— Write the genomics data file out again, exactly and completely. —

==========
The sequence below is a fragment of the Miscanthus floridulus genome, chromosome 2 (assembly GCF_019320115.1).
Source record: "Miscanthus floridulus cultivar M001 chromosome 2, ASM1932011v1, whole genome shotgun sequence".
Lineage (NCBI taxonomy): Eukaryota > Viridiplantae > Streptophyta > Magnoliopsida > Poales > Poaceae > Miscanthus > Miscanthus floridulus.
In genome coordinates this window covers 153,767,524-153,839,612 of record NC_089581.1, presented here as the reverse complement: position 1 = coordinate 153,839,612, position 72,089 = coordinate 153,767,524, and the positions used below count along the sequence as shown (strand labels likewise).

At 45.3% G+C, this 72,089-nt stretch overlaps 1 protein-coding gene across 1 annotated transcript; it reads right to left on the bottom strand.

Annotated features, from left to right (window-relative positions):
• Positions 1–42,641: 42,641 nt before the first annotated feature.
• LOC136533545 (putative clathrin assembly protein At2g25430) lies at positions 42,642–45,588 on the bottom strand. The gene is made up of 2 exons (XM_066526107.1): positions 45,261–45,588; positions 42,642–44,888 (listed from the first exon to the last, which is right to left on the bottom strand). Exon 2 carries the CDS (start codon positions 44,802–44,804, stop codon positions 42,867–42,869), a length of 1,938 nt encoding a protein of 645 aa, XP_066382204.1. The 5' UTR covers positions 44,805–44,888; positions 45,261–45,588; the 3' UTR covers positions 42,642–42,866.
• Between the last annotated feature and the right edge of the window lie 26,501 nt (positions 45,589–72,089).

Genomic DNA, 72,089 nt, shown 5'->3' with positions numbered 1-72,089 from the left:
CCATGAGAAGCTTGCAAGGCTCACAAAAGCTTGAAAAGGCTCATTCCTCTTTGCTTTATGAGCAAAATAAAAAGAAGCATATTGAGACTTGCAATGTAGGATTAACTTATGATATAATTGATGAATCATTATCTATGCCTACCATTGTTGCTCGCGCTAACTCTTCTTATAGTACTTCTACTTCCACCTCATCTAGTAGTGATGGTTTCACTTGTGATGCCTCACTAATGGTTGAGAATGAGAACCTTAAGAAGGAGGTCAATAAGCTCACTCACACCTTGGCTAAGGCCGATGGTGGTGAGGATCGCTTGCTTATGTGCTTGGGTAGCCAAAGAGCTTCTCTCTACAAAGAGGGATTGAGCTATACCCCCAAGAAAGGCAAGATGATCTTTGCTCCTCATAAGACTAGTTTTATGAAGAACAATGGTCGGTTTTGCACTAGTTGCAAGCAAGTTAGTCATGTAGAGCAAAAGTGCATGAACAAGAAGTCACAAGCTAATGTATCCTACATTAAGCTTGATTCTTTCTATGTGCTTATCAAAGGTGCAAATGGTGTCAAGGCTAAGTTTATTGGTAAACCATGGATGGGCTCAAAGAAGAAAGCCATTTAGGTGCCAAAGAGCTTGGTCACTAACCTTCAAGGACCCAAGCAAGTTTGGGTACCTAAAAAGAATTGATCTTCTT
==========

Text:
The sequence below is a fragment of the Miscanthus floridulus genome, chromosome 2 (assembly GCF_019320115.1).
Source record: "Miscanthus floridulus cultivar M001 chromosome 2, ASM1932011v1, whole genome shotgun sequence".
Lineage (NCBI taxonomy): Eukaryota > Viridiplantae > Streptophyta > Magnoliopsida > Poales > Poaceae > Miscanthus > Miscanthus floridulus.
In genome coordinates this window covers 153,767,524-153,839,612 of record NC_089581.1, presented here as the reverse complement: position 1 = coordinate 153,839,612, position 72,089 = coordinate 153,767,524, and the positions used below count along the sequence as shown (strand labels likewise).

At 45.3% G+C, this 72,089-nt stretch overlaps 1 protein-coding gene across 1 annotated transcript; it reads right to left on the bottom strand.

Annotated features, from left to right (window-relative positions):
• Positions 1–42,641: 42,641 nt before the first annotated feature.
• LOC136533545 (putative clathrin assembly protein At2g25430) lies at positions 42,642–45,588 on the bottom strand. The gene is made up of 2 exons (XM_066526107.1): positions 45,261–45,588; positions 42,642–44,888 (listed from the first exon to the last, which is right to left on the bottom strand). Exon 2 carries the CDS (start codon positions 44,802–44,804, stop codon positions 42,867–42,869), a length of 1,938 nt encoding a protein of 645 aa, XP_066382204.1. The 5' UTR covers positions 44,805–44,888; positions 45,261–45,588; the 3' UTR covers positions 42,642–42,866.
• Between the last annotated feature and the right edge of the window lie 26,501 nt (positions 45,589–72,089).

Genomic DNA, 72,089 nt, shown 5'->3' with positions numbered 1-72,089 from the left:
CCATGAGAAGCTTGCAAGGCTCACAAAAGCTTGAAAAGGCTCATTCCTCTTTGCTTTATGAGCAAAATAAAAAGAAGCATATTGAGACTTGCAATGTAGGATTAACTTATGATATAATTGATGAATCATTATCTATGCCTACCATTGTTGCTCGCGCTAACTCTTCTTATAGTACTTCTACTTCCACCTCATCTAGTAGTGATGGTTTCACTTGTGATGCCTCACTAATGGTTGAGAATGAGAACCTTAAGAAGGAGGTCAATAAGCTCACTCACACCTTGGCTAAGGCCGATGGTGGTGAGGATCGCTTGCTTATGTGCTTGGGTAGCCAAAGAGCTTCTCTCTACAAAGAGGGATTGAGCTATACCCCCAAGAAAGGCAAGATGATCTTTGCTCCTCATAAGACTAGTTTTATGAAGAACAATGGTCGGTTTTGCACTAGTTGCAAGCAAGTTAGTCATGTAGAGCAAAAGTGCATGAACAAGAAGTCACAAGCTAATGTATCCTACATTAAGCTTGATTCTTTCTATGTGCTTATCAAAGGTGCAAATGGTGTCAAGGCTAAGTTTATTGGTAAACCATGGATGGGCTCAAAGAAGAAAGCCATTTAGGTGCCAAAGAGCTTGGTCACTAACCTTCAAGGACCCAAGCAAGTTTGGGTACCTAAAAAGAATTGATCTTCTT